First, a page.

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LAURA WILLIAMS: Thanksgiving traditions make good memories

FEATURES COLUMN: Thanksgiving traditions make special memories for family.

Laura Williams

Laura Williams

I’m a person who likes tradition.

And what better time to incorporate tradition than during the holidays?

I have to admit, Thanksgiving is probably my favorite holiday. Now, don’t get me wrong, I love Christmas and the entire holiday season, but I don’t mind being in different places for Christmas, or doing different things.

But for Thanksgiving, there is only one place in this world that I want to be — my grandmother’s house.

I think that’s how I know it means a lot to me — I start getting excited about it a few weeks ahead of time and count down the days till it comes. I know that, realistically, that tradition will one day have to change, and I’ll be heartbroken when it does. But for now, I plan to enjoy every minute.

We keep things pretty classic in our family. All who are able gather for a big meal at lunchtime; the women chatter in the kitchen while the men watch football.

Turkey is served, but we don’t officially carve it — my mom will take care of that beforehand and have it artfully arranged on a platter for people to grab as we go through the line, buffet style.

My grandmother will make her cheese ball — we would all probably revolt if she didn’t — and she’ll have her special wassail simmering in a crock pot. I’m sure at some point we will all be cautioned to use an oven mitt when opening the crock pot, because “poor little Sara just burned her hand all to pieces one year.” Poor little Sara is grown up and married now, and that incident happened almost 20 years ago, but her wassail hand-burning legacy lives on forever.

I tried to make that same wassail on my own one year. It was OK, but it just wasn’t the same as drinking it on Thanksgiving. I think I ended up throwing it away. There are certain things that are special just because that’s the way it’s always been, and you wouldn’t want it any other way.

One more very important tradition I must partake in is Black Friday. Now, I won’t be camping out at a store the Tuesday before in the hopes of saving a few bucks. My cousins and I agree: We just can’t imagine a savings deal that would be worth missing out on all the fun of Thanksgiving Day. And I would like to point out that I have never fought with another shopper, or been dragged into a tug-of-war over hand towels. Like I said before, our family keeps it classy.

Black Friday shopping is one part of Thanksgiving weekend that has evolved over the years. When my cousins and I were children, we tagged along with the adult ladies. Now, we’ve branched out on our own. The others wouldn’t be able to keep up with us. But we’ll meet up with them for lunch, where one final tradition must take place.

Every year, we (well, my mom and grandmother) make turkey and ham sandwiches, pack up the Thanksgiving leftovers in a cooler, and tailgate in a parking lot. Over the years, we’ve hit up parks, car washes and church porticoes, but we’ve finally settled into a permanent location.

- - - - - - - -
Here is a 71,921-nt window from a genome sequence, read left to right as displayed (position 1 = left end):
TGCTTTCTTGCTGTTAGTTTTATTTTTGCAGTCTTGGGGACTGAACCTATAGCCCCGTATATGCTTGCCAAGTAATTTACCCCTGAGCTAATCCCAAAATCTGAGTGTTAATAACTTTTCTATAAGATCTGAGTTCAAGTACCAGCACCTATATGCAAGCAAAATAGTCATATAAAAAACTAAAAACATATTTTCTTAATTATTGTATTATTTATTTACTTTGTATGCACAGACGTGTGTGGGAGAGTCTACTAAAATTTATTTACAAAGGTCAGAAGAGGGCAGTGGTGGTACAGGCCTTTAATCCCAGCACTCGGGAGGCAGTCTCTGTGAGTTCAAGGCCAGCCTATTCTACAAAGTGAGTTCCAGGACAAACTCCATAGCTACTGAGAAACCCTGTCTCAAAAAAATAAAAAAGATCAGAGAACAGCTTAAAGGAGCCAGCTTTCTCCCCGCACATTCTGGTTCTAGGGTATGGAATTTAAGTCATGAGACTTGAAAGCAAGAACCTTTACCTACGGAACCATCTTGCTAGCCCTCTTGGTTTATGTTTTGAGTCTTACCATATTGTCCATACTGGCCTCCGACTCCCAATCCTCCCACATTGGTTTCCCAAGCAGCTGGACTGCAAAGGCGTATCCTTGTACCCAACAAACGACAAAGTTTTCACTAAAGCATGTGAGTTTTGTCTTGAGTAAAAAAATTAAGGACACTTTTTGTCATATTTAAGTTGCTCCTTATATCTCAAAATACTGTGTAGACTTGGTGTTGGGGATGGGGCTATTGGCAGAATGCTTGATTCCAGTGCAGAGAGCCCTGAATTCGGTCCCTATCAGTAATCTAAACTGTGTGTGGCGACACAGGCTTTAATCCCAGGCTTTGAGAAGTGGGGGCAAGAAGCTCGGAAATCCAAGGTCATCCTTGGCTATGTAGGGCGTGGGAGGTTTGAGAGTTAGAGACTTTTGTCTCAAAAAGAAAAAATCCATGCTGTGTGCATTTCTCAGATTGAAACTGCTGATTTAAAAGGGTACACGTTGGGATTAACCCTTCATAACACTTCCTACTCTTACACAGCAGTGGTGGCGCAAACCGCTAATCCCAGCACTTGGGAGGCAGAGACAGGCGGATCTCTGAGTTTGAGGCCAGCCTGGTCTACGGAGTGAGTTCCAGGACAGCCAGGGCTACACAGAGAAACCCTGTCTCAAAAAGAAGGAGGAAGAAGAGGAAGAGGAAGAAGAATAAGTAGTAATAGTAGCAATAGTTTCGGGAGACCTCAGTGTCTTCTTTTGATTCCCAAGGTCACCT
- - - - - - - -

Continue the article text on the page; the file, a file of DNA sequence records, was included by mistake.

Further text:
But, back to the shopping. These past two years, my cousins and I have taken our shopping skills up a notch. We start at Walmart Thanksgiving night, depending on when the sales start and when we can get there, and then shop all night long and the following day, covering two different cities and a variety of stores. It’s actually a lot of fun, but a newcomer who tagged along with us last year said we were “intense.”

That might be true, but at the end of the day, we have a trunk full of Christmas presents for a good price — and great memories to go with them.

For instance, there’s the year that one cousin accidentally opened up the car’s broken sunroof, and we had to drive back home in the freezing cold to trade cars. Those two sisters were silently stewing in the front seat, while I was trying very hard to contain my laughter in the back — I didn’t want to seem insensitive.

There’s also the time another cousin set off the car alarm and couldn’t get it to go off. As it blared in the mall parking lot at 3 a.m., she ducked down in the front seat while the mall’s security vehicle circled the car.

I also learned last year that it is possible to carry a griddle, a crock pot, and a vacuum cleaner at the same time without a shopping cart. A tricky challenge? Yes, but I’m a better person for it — and I’ve gotten good use out of that crock pot and vacuum cleaner. The griddle is still in the box it came in, but I’m sure I’ll use it some day.

The rest of our Thanksgiving weekend is spent catching up on sleep and just having fun before we have to all go our separate ways again. It’s a simple time, but it’s wonderful because we all enjoy being together.

And I wouldn’t want it any other way.